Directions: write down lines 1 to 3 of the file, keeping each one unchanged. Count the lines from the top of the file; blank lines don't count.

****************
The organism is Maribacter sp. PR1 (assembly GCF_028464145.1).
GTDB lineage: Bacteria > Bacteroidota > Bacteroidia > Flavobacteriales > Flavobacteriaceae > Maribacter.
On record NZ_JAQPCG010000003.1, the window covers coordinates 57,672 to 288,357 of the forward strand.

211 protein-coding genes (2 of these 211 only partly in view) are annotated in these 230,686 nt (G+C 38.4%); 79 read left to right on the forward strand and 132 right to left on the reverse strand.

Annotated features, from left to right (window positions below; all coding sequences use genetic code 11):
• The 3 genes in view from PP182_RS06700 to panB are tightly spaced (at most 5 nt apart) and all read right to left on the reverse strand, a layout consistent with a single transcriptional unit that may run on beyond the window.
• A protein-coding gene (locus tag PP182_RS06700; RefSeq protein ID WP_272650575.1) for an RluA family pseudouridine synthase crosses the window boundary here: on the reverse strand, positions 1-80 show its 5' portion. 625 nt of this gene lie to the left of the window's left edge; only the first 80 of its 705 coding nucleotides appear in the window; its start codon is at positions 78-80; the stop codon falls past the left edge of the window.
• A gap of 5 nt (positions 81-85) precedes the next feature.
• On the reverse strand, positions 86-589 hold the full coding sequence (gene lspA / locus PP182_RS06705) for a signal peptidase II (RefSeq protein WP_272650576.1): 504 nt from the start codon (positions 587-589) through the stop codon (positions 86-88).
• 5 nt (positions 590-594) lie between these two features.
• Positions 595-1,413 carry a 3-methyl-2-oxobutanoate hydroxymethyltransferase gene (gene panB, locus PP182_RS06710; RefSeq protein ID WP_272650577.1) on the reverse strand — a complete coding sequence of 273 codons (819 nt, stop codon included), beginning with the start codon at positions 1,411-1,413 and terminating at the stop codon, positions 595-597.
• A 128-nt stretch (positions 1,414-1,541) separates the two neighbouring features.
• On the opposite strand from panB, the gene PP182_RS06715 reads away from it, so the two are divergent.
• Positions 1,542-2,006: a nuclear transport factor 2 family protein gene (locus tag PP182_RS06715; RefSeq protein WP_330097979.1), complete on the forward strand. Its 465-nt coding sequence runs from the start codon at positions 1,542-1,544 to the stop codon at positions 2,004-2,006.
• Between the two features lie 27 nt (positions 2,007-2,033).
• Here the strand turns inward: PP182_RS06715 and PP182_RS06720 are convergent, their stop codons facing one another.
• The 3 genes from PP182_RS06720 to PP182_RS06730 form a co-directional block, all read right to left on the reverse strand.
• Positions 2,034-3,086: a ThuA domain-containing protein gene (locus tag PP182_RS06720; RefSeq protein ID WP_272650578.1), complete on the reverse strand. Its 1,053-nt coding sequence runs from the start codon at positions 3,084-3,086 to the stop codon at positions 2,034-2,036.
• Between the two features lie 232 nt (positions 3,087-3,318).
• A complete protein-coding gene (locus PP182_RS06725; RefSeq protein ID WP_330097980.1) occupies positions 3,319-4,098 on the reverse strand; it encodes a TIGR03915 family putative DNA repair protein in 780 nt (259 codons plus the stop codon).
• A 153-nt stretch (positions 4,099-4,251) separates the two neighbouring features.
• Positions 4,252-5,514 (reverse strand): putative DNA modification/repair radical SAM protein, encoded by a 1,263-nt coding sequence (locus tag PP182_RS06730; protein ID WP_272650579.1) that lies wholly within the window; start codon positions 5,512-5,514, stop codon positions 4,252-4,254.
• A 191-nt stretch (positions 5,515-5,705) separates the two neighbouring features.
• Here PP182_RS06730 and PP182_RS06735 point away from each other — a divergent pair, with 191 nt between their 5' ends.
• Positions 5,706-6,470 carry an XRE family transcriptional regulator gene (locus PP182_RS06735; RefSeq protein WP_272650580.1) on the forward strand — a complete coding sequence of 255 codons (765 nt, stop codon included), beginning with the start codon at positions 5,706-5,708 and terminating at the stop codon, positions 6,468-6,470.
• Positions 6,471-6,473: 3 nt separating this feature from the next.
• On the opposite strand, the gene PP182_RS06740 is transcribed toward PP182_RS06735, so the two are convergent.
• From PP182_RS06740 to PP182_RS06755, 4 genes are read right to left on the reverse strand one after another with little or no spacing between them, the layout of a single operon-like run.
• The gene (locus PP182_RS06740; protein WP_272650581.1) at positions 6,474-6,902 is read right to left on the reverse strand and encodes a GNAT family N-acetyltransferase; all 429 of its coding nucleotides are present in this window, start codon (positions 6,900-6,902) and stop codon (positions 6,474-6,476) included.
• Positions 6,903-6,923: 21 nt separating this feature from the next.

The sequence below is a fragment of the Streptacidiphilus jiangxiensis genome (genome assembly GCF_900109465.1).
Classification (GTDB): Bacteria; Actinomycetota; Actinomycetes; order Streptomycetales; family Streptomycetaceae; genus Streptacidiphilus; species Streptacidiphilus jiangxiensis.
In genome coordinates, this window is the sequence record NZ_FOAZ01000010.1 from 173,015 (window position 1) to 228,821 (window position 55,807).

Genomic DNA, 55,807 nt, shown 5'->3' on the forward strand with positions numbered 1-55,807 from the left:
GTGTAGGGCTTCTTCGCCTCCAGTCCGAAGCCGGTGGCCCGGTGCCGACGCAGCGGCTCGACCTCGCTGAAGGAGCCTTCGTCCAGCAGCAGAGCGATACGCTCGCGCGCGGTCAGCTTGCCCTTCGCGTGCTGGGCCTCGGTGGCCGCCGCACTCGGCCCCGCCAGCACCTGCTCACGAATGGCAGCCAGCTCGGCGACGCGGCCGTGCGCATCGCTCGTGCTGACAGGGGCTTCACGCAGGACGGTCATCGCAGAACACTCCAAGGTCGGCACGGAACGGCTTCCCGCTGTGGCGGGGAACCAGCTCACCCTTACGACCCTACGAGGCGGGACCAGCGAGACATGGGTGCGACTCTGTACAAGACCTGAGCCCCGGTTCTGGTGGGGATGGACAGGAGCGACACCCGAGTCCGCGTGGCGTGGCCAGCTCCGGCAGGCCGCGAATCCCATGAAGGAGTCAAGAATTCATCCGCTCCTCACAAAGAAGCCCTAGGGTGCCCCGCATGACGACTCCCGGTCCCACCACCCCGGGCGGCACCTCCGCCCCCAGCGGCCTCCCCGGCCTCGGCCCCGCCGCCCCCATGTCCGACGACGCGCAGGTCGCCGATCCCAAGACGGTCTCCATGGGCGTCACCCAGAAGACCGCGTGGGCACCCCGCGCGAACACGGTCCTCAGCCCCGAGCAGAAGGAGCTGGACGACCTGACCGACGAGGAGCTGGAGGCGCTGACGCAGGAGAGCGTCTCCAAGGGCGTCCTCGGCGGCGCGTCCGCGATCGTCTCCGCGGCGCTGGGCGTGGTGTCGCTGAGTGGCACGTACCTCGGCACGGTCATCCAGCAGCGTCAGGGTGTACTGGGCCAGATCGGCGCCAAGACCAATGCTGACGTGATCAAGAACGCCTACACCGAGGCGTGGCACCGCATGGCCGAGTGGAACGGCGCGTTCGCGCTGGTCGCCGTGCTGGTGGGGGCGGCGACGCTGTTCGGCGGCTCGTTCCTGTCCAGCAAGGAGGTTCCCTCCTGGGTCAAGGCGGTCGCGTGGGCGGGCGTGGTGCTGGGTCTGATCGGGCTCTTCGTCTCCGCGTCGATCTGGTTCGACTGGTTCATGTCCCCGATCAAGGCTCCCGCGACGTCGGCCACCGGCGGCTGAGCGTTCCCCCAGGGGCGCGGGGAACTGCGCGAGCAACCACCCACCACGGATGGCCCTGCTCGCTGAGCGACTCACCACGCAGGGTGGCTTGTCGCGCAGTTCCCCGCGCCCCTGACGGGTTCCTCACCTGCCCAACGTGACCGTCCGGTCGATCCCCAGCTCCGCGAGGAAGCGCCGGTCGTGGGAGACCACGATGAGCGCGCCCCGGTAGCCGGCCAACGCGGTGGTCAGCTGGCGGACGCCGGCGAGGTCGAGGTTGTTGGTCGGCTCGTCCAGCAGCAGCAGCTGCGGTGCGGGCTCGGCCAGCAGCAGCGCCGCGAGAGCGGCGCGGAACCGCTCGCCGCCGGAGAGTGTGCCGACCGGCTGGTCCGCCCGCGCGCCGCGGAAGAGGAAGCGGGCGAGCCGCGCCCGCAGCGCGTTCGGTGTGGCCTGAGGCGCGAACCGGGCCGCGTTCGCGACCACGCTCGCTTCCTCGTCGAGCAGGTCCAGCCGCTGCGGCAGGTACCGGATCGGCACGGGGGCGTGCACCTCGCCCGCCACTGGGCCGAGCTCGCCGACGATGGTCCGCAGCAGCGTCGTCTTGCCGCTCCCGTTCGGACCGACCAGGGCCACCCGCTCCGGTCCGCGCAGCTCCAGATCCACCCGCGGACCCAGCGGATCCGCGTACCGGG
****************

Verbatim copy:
The organism is Maribacter sp. PR1 (assembly GCF_028464145.1).
GTDB lineage: Bacteria > Bacteroidota > Bacteroidia > Flavobacteriales > Flavobacteriaceae > Maribacter.
On record NZ_JAQPCG010000003.1, the window covers coordinates 57,672 to 288,357 of the forward strand.